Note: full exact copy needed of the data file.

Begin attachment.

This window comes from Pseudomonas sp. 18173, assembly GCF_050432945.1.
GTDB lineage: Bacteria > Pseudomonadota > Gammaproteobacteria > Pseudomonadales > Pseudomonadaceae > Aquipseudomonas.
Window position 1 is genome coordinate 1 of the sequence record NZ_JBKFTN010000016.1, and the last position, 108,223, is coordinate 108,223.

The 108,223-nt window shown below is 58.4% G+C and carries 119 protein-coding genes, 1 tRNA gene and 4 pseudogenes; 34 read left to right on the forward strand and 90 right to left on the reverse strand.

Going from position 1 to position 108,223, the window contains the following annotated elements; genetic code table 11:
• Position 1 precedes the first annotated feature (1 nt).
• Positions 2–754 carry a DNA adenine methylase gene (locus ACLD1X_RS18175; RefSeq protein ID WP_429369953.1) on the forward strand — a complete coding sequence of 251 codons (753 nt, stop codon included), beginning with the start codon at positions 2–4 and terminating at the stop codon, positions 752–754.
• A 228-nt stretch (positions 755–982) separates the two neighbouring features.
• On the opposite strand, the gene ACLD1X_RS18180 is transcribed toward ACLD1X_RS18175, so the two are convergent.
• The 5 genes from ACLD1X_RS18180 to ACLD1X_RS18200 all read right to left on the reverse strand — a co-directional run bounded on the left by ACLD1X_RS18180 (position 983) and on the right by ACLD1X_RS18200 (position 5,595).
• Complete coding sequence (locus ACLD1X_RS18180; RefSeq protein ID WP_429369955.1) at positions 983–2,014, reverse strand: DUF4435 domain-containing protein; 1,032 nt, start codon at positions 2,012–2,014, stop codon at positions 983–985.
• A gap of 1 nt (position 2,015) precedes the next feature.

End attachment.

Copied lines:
This window comes from Pseudomonas sp. 18173, assembly GCF_050432945.1.
GTDB lineage: Bacteria > Pseudomonadota > Gammaproteobacteria > Pseudomonadales > Pseudomonadaceae > Aquipseudomonas.
Window position 1 is genome coordinate 1 of the sequence record NZ_JBKFTN010000016.1, and the last position, 108,223, is coordinate 108,223.

The 108,223-nt window shown below is 58.4% G+C and carries 119 protein-coding genes, 1 tRNA gene and 4 pseudogenes; 34 read left to right on the forward strand and 90 right to left on the reverse strand.

Going from position 1 to position 108,223, the window contains the following annotated elements; genetic code table 11:
• Position 1 precedes the first annotated feature (1 nt).
• Positions 2–754 carry a DNA adenine methylase gene (locus ACLD1X_RS18175; RefSeq protein ID WP_429369953.1) on the forward strand — a complete coding sequence of 251 codons (753 nt, stop codon included), beginning with the start codon at positions 2–4 and terminating at the stop codon, positions 752–754.
• A 228-nt stretch (positions 755–982) separates the two neighbouring features.
• On the opposite strand, the gene ACLD1X_RS18180 is transcribed toward ACLD1X_RS18175, so the two are convergent.
• The 5 genes from ACLD1X_RS18180 to ACLD1X_RS18200 all read right to left on the reverse strand — a co-directional run bounded on the left by ACLD1X_RS18180 (position 983) and on the right by ACLD1X_RS18200 (position 5,595).
• Complete coding sequence (locus ACLD1X_RS18180; RefSeq protein ID WP_429369955.1) at positions 983–2,014, reverse strand: DUF4435 domain-containing protein; 1,032 nt, start codon at positions 2,012–2,014, stop codon at positions 983–985.
• A gap of 1 nt (position 2,015) precedes the next feature.